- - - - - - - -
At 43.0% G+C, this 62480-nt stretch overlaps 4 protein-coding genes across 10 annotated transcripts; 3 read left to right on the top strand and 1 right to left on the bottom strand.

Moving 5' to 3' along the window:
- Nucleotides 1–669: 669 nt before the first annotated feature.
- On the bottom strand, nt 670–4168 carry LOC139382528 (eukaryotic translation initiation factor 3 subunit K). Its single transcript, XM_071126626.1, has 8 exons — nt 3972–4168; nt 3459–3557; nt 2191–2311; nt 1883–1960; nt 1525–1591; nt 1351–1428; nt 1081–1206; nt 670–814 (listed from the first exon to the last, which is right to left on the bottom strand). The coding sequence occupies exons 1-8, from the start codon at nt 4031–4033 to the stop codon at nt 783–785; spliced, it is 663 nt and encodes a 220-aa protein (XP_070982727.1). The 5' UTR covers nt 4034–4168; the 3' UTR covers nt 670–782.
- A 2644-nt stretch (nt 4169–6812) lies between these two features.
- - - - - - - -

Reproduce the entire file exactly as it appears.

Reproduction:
At 43.0% G+C, this 62480-nt stretch overlaps 4 protein-coding genes across 10 annotated transcripts; 3 read left to right on the top strand and 1 right to left on the bottom strand.

Moving 5' to 3' along the window:
- Nucleotides 1–669: 669 nt before the first annotated feature.
- On the bottom strand, nt 670–4168 carry LOC139382528 (eukaryotic translation initiation factor 3 subunit K). Its single transcript, XM_071126626.1, has 8 exons — nt 3972–4168; nt 3459–3557; nt 2191–2311; nt 1883–1960; nt 1525–1591; nt 1351–1428; nt 1081–1206; nt 670–814 (listed from the first exon to the last, which is right to left on the bottom strand). The coding sequence occupies exons 1-8, from the start codon at nt 4031–4033 to the stop codon at nt 783–785; spliced, it is 663 nt and encodes a 220-aa protein (XP_070982727.1). The 5' UTR covers nt 4034–4168; the 3' UTR covers nt 670–782.
- A 2644-nt stretch (nt 4169–6812) lies between these two features.